Community prepares for commercial, romantic rush

By Kenneth Dixon

For Theresa Blankenship, owner of Something Sweet, a bakery and candy shop in Murphysboro, preparation for the week of Valentine’s Day begins with baking heart-shaped and red velvet cakes and filling them with homemade fillings including cream cheese, chocolate turtles and dipped strawberries.

Looking for the right gift for that special someone on Valentine’s Day can be a hassle, but local establishments have put in the time to accommodate customers in aiding their search for the perfect item.

Grocery stores, postal services and candy and bakery shops such as Something Sweet, Kroger Florist and the Carbondale U.S. Post Office are at the hands of shoppers for their Valentine’s Day purchases.


Blankenship said she tries to vary from what usual businesses produce for the holiday.

While she said her store was moderately busy Sunday, she expected Monday and the rest of the week to be busier with the rush of Valentine’s Day orders.

“Right now we’re just trying to worry about productivity. We’re trying to stay a day ahead on everything,” she said.

Not only can customers buy sweets for their Valentine while shopping, but they can visit the gift shop and eat cakes and chocolates at the same time.

Although Something Sweet is fairly new, Blankenship said its profits have nearly doubled since the previous Valentine’s Day, but she said she keeps price in consideration, and tries to give customers more than they expect.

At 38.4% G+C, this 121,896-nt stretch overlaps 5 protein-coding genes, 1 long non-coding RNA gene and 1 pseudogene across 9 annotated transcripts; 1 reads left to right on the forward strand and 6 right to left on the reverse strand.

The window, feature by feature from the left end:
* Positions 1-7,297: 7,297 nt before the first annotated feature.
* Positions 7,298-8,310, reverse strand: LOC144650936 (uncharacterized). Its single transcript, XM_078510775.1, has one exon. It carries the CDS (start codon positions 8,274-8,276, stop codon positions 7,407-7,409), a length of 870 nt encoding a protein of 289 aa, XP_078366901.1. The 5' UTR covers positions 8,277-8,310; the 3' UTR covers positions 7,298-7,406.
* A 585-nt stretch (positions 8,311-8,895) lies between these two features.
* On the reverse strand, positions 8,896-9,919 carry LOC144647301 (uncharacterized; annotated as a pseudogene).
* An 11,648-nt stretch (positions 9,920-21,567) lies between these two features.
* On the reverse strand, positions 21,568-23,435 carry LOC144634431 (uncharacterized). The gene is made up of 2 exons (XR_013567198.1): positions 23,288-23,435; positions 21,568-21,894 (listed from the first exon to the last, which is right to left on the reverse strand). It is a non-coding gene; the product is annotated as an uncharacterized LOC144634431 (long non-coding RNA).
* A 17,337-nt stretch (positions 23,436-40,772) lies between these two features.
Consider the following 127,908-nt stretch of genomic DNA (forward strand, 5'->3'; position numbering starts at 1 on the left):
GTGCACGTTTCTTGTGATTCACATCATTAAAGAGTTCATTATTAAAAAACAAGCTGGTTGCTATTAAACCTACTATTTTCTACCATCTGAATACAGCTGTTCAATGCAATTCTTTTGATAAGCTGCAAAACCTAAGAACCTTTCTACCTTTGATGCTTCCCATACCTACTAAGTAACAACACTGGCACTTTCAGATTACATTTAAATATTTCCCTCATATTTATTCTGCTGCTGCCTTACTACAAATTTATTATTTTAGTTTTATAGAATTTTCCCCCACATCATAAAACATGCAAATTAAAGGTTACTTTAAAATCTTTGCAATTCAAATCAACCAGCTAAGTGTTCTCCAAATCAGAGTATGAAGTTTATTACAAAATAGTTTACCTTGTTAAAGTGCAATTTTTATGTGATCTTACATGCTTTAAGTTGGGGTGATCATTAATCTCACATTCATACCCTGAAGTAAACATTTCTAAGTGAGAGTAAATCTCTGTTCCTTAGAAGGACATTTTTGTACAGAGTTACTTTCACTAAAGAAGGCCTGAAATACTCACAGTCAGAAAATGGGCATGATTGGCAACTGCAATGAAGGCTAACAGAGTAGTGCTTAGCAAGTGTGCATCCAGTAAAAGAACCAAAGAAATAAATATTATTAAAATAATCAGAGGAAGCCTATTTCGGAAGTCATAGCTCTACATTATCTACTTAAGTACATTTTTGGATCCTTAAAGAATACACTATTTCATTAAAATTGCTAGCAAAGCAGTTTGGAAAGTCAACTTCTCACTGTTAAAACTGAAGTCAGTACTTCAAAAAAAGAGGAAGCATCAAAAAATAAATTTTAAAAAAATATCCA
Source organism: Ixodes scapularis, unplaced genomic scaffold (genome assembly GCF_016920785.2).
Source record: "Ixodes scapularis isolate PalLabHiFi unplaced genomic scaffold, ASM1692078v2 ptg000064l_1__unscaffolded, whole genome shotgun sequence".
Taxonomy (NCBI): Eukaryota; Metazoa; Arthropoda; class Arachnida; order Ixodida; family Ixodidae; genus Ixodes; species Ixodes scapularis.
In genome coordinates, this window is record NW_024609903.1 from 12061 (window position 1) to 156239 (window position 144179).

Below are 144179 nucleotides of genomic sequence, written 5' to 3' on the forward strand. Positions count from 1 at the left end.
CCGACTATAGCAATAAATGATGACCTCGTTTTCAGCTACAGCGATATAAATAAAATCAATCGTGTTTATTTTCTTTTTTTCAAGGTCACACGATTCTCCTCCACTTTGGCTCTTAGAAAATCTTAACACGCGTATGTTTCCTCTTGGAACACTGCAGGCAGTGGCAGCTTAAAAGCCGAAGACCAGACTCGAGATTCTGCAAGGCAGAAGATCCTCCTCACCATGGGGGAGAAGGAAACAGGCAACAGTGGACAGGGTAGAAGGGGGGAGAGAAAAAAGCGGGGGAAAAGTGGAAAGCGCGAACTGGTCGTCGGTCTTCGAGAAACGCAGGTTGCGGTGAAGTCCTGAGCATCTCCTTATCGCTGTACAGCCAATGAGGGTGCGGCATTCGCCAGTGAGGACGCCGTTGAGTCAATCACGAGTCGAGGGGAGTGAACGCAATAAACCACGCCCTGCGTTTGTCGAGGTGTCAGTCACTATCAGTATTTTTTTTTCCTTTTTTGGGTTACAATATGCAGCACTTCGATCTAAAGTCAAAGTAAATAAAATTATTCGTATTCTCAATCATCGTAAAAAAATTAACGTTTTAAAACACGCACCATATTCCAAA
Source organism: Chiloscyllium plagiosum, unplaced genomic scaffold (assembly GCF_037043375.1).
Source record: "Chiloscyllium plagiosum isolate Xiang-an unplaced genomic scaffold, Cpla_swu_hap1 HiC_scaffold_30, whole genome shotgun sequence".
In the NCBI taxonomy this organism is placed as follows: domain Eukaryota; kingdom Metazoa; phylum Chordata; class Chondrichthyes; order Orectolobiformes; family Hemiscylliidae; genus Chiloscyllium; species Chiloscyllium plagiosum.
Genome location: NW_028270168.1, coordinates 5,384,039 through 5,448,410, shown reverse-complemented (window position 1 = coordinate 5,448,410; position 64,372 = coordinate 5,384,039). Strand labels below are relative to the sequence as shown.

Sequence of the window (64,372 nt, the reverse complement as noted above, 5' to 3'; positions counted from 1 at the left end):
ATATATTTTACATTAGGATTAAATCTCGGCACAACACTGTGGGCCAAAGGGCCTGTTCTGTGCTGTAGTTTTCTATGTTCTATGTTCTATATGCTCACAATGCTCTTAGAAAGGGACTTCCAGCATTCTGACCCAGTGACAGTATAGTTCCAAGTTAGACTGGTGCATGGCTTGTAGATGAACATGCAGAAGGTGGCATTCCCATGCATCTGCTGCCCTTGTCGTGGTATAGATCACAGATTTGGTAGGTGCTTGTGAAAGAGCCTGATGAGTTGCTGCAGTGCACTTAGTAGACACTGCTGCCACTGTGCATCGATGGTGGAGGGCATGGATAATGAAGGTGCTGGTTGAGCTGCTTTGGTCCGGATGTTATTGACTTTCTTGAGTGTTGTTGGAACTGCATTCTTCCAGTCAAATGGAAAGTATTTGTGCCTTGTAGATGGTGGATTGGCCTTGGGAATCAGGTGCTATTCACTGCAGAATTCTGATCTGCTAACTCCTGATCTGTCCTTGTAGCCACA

As traditional Valentine’s Day gifts, flowers go hand-in-hand with sweets.

Kroger’s floral manager Clarissa Dixon said her Valentine’s Day consists of organizing and making floral arrangements for customers, who have the choice to make special orders, including roses with tulips and lilies or candy arrangements.


Dixon said the store spent $20,000 on flowers, candy and other goods, and hopes to make $29,000.

For shoppers away from their Valentine, mailing cards and gifts are options.

Daniel Finnegan, the supervisor of customer service at the Carbondale U.S. Post Office, said the post office prepares for shipping Valentine’s Day cards and gifts by planning for extra workers and overtime.

“We recognize the importance of all mail, but sometimes the Valentines are particularly important for people and their relationships,” he said. “We do our best to get everything delivered on time and to get those messages of love where they were intended to be.”

Tony Wijs, a senior from Chicago studying radio-television, said he didn’t really have anything prepared for Valentine’s Day, but he said he did send his fiancé a necklace in the mail for the holiday.

He said his fiancé is usually more creative and hands-on with her gifts.

“She created me a little box, using a wood burning kit with designs on it. The box said ‘I pick you’ on it and inside the box was guitar picks, each saying different reasons why she picked me,” Wijs said.

Kraig Kruegr, a junior from St. Louis studying cinema and photography, said he just met a new girl and was planning on asking her out.

He doesn’t expect a gift — he just hopes the night doesn’t turn into a disaster.